The other notable feature of this new motorway was the retention of Todhills service area, which was given brand new slip roads and designated as a rest area. This enabled the small site, which consisted purely of a roadside café and petrol station on each side of the A74 to avoid the stringent requirements of a full service area, and protected the jobs of the staff at the site. Whether or not the concept will be extended to other stretches of motorway is still unknown.
One thing that was rather unlike the 1990s upgrades was that this section was to become part of the M6 to the border with Scotland, where the existing A74(M) would remain. The non-motorway access road alongside has also not been numbered, and is built to a low specification unlike the former dualled sections of the A74 further north.
The contracts required the demolition of the original Mossband Viaduct, resulting in a wider road crossing over the West Coast Main Line carrying both motorway and local road, as well as a new bridge to carry the widened carriageways over the River Esk. The motorway replacement opened to traffic in the early hours of December 5, 2008, which was also the 50th anniversary of the completion of the Preston Bypass (the first stretch of motorway in the UK). This marked the end of one of the most notorious sections of A road in the United Kingdom, and the end of an era for the A74.
In Glasgow, it is still possible that the A74 number may become defunct now the M74 extension is completed. If this occurs, it will leave the A74(M) as a motorway standard bypass of a road which only exists in that form, and may prompt renumbering to either M74 or M6. Even if the number is eventually lost to the history books, it will be difficult to erase the nostalgic connotations raised by this old artery.
The A74 evolved from Thomas Telford's 19th century coaching route from Glasgow to Carlisle, replacing the earlier (and, by all accounts, impractical) Roman Road. Telford, in collaboration with engineer William Alexander Provis, designed a then-modern coaching road in 1814-15, with construction complete by 1825. The road was built to good standard, and hence was chosen as the line of the A74 nearly 100 years later. Several bridges and other features of this route survive on the B7076 and B7078 in the south of Scotland.
The road was re-routed in the Lesmahagow area in the 1930s and this involved the construction of a new dual carriageway which bypassed the centre of the town. This section included the 'Lesmahagow New Bridge' which was completed in 1938.
Major improvements to the road began in the mid 1950s and conversion of sections of the road to a dual carriageway was underway by 1957. The verges at Beattock summit were widened in 1955, whilst a short length (0.75 miles) of the road was re-routed near Johnstonebridge in 1957, and Paddy's Pickle bridge was re-constructed in 1959. Construction of the first of the dual carriageway sretches began in 1957 with a 5 mile section immediately south of the existing pre-war dual carriageway at Lesmahagow. Construction of the Beattock to Lockerbie section was underway by 1958, with work on the Abington and Crawford bypasses commencing in 1959. Originally it was anticipated that the whole of the route would have been dualled by 1965, but it soon became clear that progress was not as quick as had been hoped and the first of the new dual carriagway stretches did not open until 1961. Grade separated junctions were to be provided where the road met other major routes, whilst flat crossings would suffice for the numerous minor roads linking to the route. The majority of the dualling was online with bypasses provided for the larger settlements along the route.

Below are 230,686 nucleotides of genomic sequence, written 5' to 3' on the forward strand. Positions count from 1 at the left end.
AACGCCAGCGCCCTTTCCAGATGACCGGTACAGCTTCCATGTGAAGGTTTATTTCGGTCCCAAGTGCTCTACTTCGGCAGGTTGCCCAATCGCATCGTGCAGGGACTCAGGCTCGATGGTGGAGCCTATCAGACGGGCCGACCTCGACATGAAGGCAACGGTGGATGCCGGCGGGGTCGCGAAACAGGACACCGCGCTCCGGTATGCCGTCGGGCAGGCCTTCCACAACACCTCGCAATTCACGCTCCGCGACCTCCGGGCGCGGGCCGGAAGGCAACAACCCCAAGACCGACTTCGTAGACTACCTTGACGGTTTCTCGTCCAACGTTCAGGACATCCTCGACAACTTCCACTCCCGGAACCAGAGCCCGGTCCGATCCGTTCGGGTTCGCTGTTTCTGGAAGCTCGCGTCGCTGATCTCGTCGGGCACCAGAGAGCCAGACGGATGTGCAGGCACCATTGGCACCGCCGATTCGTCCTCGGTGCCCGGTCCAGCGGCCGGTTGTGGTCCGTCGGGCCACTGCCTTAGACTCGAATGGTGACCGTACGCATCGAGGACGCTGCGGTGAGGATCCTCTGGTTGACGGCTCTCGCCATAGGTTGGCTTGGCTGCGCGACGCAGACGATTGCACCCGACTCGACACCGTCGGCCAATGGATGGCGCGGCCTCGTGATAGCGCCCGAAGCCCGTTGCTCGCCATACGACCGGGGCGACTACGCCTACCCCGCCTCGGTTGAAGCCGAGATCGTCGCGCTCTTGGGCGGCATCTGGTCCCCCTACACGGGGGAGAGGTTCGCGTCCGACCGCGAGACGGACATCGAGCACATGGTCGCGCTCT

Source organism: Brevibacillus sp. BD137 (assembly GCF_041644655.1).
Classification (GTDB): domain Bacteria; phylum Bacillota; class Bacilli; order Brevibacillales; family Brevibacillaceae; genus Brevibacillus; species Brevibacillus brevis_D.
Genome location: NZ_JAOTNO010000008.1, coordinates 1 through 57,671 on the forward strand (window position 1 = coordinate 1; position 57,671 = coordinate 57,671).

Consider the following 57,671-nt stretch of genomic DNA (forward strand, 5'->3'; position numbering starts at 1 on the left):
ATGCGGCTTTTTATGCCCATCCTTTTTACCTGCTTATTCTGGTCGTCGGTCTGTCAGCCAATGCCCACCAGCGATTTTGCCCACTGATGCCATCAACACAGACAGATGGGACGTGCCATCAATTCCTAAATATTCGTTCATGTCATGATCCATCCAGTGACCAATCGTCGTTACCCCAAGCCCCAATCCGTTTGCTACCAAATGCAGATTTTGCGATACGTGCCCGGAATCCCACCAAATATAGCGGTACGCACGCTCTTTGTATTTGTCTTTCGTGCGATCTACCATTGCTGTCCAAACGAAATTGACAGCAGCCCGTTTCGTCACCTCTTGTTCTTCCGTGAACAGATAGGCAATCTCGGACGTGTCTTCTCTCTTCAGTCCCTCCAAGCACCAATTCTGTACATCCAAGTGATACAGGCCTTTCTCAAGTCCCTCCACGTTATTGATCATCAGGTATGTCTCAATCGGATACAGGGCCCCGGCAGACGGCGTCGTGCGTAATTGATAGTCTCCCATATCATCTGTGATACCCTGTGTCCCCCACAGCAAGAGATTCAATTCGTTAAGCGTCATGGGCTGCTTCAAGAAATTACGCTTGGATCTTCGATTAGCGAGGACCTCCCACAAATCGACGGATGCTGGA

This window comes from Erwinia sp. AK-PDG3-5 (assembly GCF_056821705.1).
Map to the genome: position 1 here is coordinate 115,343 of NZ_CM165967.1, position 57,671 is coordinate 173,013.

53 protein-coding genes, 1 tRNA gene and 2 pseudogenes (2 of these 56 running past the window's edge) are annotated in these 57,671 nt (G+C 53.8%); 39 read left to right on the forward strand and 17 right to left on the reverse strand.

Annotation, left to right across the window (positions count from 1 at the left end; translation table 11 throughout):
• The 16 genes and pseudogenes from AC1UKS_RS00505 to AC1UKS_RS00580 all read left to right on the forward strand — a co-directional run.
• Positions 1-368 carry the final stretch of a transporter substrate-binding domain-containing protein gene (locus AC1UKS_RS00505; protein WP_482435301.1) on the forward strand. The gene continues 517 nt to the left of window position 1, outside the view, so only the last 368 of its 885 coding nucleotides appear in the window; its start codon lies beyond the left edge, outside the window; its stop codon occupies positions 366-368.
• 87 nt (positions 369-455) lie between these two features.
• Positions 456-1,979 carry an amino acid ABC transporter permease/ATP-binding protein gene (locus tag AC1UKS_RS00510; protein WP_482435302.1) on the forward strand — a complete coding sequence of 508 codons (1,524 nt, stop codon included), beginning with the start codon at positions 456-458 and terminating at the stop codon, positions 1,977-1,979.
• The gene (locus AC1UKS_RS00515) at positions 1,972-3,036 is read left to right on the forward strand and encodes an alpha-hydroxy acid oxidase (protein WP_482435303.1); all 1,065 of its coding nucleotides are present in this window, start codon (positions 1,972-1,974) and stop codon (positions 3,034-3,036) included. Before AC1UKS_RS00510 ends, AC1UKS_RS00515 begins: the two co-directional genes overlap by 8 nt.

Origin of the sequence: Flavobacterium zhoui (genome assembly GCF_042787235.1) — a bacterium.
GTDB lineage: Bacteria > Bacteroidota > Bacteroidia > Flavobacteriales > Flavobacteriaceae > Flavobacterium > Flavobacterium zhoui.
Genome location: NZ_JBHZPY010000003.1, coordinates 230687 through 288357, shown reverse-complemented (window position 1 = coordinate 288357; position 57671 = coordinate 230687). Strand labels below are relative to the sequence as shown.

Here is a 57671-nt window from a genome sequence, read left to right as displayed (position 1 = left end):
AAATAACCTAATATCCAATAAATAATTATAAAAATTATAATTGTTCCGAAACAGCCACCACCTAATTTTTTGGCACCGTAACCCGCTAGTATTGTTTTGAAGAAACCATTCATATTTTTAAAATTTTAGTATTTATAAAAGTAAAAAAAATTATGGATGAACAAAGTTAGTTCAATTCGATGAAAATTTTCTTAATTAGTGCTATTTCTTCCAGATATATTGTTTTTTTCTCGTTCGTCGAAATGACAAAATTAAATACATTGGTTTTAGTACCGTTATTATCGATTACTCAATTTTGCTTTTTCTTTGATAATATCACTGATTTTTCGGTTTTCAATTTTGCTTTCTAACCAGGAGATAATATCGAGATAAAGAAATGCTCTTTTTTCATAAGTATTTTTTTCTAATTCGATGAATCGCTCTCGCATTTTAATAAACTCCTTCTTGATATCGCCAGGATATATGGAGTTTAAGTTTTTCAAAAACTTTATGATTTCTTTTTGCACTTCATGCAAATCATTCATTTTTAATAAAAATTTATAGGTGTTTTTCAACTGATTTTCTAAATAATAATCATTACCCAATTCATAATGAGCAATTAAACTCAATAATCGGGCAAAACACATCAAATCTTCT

- A 5 mile section south of Lesmahagow opened in 1961.
- The Crawford and Abington bypasses, including the section between them, opened in 1962. The Abington bypass featured a free-flow GSJ with the A73.
- An 11 mile section between Beattock and Lockerbie and a 4.5 mile section between Lockerbie and Ecclefechan opened in 1962.
- Beattock and Blackford were bypassed in 1963, although part of the latter was absorbed into the southern part of the M74 when it opened in 1966. GSJs were provided with the A701 at Beattock.
- Mossband viaduct was built in 1964.
- The Lockerbie bypass, including 3 GSJs, opened in 1965, as did the section from Crawford to just south of Harthope viaduct, and the section north of Abington towards the current J12.
- The 7 mile section across difficult terrain between Harthope viaduct and Beattock was dualled around 1967. The section had become something of a bottleneck as the road both to the north and south had been dualled several years earlier. This section featured the split level carriageways much like those found on the M6 through Tebay.
- Ecclefechan was bypassed in 1967, and the dual carriageway was extended towards Kirkpatrick Fleming.
- Kirkpatrick Fleming was bypassed in 1969.
- Much of the Cumberland gap section was built in 1969/1970 and opened with the M6 in December 1970.
- The Gretna bypass was the last section to be built, construction began in 1971 and the section opened in 1973 as a fully grade separated dual carriageway including a short D3 section.
Due to the number of accidents and fatalities on the route, several safety improvements were made throughout the 1970s, and there was already pressure to convert the whole road to a motorway. 1m hard strips were added to the edges of some sections of the road, and central crash barriers were installed along the route throughout the 1970s in an effort to improve safety. Extra route confirmation signs were added to remind drivers that the road was not a motorway, and some gaps in the central reservation were closed, but no major changes were made to the route until the mid 1980s.
The route was largely replaced by the new motorway from 1986 onwards and only a 5-mile section around Lesmahagow survives as a dual carriageway today. (See M74 and A74(M) History for more details on the construction of the motorway.)
Upgrade works in progress through the Cumberland Gap in May 2008.